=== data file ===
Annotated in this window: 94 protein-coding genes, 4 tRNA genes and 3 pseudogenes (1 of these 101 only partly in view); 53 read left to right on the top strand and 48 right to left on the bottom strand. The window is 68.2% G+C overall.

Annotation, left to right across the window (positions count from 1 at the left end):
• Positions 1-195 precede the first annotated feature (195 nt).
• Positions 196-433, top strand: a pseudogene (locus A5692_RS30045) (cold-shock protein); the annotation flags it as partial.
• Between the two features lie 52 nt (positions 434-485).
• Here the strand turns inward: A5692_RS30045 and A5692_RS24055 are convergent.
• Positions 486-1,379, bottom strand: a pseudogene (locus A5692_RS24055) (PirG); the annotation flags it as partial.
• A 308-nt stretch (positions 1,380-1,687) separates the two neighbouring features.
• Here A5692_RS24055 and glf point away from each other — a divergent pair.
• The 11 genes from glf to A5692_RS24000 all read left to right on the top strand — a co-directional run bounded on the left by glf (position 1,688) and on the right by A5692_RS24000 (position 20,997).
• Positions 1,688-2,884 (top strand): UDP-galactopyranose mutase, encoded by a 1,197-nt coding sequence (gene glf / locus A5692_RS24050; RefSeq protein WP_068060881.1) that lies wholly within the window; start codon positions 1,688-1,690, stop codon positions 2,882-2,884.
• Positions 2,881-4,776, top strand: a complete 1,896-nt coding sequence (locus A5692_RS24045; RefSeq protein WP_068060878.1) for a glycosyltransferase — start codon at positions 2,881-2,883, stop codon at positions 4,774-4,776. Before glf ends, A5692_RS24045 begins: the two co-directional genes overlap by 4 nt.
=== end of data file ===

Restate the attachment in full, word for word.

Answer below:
Annotated in this window: 94 protein-coding genes, 4 tRNA genes and 3 pseudogenes (1 of these 101 only partly in view); 53 read left to right on the top strand and 48 right to left on the bottom strand. The window is 68.2% G+C overall.

Annotation, left to right across the window (positions count from 1 at the left end):
• Positions 1-195 precede the first annotated feature (195 nt).
• Positions 196-433, top strand: a pseudogene (locus A5692_RS30045) (cold-shock protein); the annotation flags it as partial.
• Between the two features lie 52 nt (positions 434-485).
• Here the strand turns inward: A5692_RS30045 and A5692_RS24055 are convergent.
• Positions 486-1,379, bottom strand: a pseudogene (locus A5692_RS24055) (PirG); the annotation flags it as partial.
• A 308-nt stretch (positions 1,380-1,687) separates the two neighbouring features.
• Here A5692_RS24055 and glf point away from each other — a divergent pair.
• The 11 genes from glf to A5692_RS24000 all read left to right on the top strand — a co-directional run bounded on the left by glf (position 1,688) and on the right by A5692_RS24000 (position 20,997).
• Positions 1,688-2,884 (top strand): UDP-galactopyranose mutase, encoded by a 1,197-nt coding sequence (gene glf / locus A5692_RS24050; RefSeq protein WP_068060881.1) that lies wholly within the window; start codon positions 1,688-1,690, stop codon positions 2,882-2,884.
• Positions 2,881-4,776, top strand: a complete 1,896-nt coding sequence (locus A5692_RS24045; RefSeq protein WP_068060878.1) for a glycosyltransferase — start codon at positions 2,881-2,883, stop codon at positions 4,774-4,776. Before glf ends, A5692_RS24045 begins: the two co-directional genes overlap by 4 nt.